Alexander, sending Grand Duke Vladimir to Paris, commented that he may finally make himself useful by bringing back the menus of the French restaurants (Vladimir was very fond of a fine cuisine and collecting the menus was one of his least expensive hobbies). Himself, he pleaded to be too busy with the domestic affairs but in a reality there was more serious reason: AIII, WI and FJI, after the war was over and the friendship was restored, signed an extradition treaty by which each of them promised to deliver upon request from another signatory the individuals implicated in the state crimes (plotting to overthrow the government, political assassinations or attempts of such, etc.). AIII proposed the idea and after assassination of AII it looked quite reasonable and neither WI nor FJI had any objections to signing it with a provision defining the reasonable rules for extradition to happen. But Emperor Charles excused himself claiming that such a treaty may generate a serious negative reaction from the French public opinion, especially from the Left, and that it may be in contradiction with the French laws. The excuse had been quite valid and AIII accepted it but it did not mean that he liked it. Of course, this was not enough for breaking the relations or anything serious but unpleasant feeling was there to stay. 
 Essay dedicated to the Exposition universelle
of 1867. Being born in 1802 he was not old enough by 1867 to easily excuse idiocy by the age-related senility. Well, he always had strange ideas like the children being responsible for the sins of their ancestors.
 Obviously, being a scientist, he saw future much better than an overly excited literater of the romantic persuasion. Speaking of which, his another alleged great contribution to the humankind was a discovery that 80 proof is the optimal strength of vodka (and other strong liquors) in the terms of the consumer’s ROI, which probably qualifies him as one of the Great Benefactors of the Humanity (like inventors of the toilet paper, ball pen and other equally important things). Judging by the wiki, he also discovered the Periodic System (whatever this is supposed to mean) but how many people really
care about it?
 Later, this obviously imperfect first implementation of a great idea passed through the numerous improvements to allow an easy voters’ fraud. Not sure if the author was unaware of a true potential of his invention or if it was just underdeveloped technology that did not allow him to implement the correct design. Pretty much as was the case with Fulton and the paddle steamers instead of getting directly to the screw.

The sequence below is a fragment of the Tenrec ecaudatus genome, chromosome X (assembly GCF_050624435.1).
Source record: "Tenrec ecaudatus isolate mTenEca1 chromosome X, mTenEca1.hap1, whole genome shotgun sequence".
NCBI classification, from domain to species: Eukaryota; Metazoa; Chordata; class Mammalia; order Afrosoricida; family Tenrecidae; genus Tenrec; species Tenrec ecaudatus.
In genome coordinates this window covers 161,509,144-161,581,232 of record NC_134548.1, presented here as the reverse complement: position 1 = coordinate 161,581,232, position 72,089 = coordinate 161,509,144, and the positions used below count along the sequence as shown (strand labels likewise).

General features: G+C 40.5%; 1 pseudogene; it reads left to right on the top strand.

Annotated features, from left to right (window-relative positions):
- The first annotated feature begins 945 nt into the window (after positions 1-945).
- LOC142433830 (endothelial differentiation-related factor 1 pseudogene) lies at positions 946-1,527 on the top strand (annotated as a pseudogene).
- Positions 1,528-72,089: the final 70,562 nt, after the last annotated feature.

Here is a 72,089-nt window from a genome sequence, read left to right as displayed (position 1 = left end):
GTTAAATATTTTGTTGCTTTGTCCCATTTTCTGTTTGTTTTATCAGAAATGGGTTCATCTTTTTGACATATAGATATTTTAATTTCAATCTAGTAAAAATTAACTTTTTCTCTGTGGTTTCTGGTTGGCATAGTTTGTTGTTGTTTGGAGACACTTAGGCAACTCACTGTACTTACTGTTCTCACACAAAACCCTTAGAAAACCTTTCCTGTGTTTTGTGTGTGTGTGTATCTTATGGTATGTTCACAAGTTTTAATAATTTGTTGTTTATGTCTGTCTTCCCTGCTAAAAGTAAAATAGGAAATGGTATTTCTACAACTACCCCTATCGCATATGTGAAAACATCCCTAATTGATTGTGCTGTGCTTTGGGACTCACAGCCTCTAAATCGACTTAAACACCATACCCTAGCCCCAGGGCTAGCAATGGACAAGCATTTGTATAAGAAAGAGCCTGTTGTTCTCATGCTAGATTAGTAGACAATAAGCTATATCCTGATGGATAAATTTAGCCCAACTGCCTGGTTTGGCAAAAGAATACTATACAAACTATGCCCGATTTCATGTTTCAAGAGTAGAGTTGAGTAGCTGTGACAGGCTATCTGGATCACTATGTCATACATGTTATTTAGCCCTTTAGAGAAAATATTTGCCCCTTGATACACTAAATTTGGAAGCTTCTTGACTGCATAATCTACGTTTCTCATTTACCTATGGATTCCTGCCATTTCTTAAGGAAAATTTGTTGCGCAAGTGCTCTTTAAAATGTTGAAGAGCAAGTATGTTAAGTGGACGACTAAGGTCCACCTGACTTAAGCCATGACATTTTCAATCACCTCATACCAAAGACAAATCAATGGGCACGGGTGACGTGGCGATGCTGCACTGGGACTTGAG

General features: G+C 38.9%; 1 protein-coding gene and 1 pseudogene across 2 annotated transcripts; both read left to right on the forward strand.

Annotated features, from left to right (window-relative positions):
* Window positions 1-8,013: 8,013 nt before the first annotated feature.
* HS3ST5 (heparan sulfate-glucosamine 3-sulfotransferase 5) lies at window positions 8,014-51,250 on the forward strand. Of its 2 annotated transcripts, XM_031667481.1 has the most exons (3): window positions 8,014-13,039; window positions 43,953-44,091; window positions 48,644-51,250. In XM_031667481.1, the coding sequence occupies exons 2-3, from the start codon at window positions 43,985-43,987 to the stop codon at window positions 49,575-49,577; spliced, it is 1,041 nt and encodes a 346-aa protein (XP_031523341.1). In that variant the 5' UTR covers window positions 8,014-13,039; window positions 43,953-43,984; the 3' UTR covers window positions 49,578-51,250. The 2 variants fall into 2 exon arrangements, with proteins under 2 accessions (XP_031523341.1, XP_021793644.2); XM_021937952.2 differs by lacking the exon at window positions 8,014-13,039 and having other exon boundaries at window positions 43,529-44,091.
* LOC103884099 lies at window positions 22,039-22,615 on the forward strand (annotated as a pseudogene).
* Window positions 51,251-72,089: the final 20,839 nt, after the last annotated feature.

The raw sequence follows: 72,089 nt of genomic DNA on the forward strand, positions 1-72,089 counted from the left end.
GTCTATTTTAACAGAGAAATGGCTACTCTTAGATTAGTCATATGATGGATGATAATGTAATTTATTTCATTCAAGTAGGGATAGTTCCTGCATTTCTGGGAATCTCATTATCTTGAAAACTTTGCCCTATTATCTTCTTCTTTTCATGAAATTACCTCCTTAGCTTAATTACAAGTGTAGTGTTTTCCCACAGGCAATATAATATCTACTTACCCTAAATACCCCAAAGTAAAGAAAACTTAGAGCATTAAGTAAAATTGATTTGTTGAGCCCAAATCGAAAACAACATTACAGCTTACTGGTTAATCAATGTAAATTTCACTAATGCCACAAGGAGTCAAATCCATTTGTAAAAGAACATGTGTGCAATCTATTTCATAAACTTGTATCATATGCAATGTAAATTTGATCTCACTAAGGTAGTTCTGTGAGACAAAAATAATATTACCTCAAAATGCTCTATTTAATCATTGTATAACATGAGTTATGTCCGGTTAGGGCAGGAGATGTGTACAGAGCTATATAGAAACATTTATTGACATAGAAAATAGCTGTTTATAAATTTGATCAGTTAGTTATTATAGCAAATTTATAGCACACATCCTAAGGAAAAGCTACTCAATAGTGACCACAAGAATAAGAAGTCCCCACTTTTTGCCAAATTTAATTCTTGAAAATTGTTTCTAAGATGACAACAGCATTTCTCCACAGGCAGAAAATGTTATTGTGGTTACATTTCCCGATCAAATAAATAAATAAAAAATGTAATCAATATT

As far as my personal almost 5 decades of the experience in the computers goes, prior to the era of the modern displays showing cool and absolutely irrelevant pictures, the only was to get the general public (and high ranking officials) excited by a sight of a computer was to have as many blinking color lights as possible. This was true in the former Worker’s Paradise (on presentations to the high bosses the front panels of the exhibited minicomputers had to be taken off to make visible otherwise hidden key panels and indicators) and on this side of the Atlantic. Once, I was visiting a supercomputer producing company in Cambridge, MA and asked a question why this huge parallelepiped has countless blinking red lights: there were too many of them to serve any practical purpose. The answer was that the main customers were military and they love
the blinking lights.
 It was declared by the Commission that it was scored for voices, not just for orchestra, it was against the rules of the Commission, that it had not arrived in time, and that there would not be enough time to rehearse. In his answer published in The Times
Verdi wrote: “"[The commissioners] let it be known that twenty-five days (enough to learn a new opera) were not enough to learn this short cantata; and they refused it."
The public opinion sided with Verdi and the first performance of the cantata took place outside the Exhibition at Her Majesty's Theatre
on 24 May 1862, after a performance of The Barber of Seville
. It had a great success. According to The Daily Telegraph: “Not that the manifestations of good feelings were confined to applause alone, for bouquets and wreaths were showered on the favourite maestro, and favourite vocalists were even roused from their ordinary listlessness to do demonstrative honour to their illustrious countryman. The applause still continuing, the whole Cantata was then repeated. At the conclusion of the second performance Signor Verdi was then led forward by Signor Giuglini, and even after the curtain fell, he was compelled again to bow his acknowledgments.”
 Especially “Breakfast on the grass” but probably Courbet did not limit himself to the landscapes either. Is there a need to get into the details of the attitudes prevailing in the Victorian Britain? Well, the males could be actually interested but they would not let it be known.
 As in old joke: “After the guests left we missed few silver spoons. Later we found these spoons but the unpleasant feelings remained.”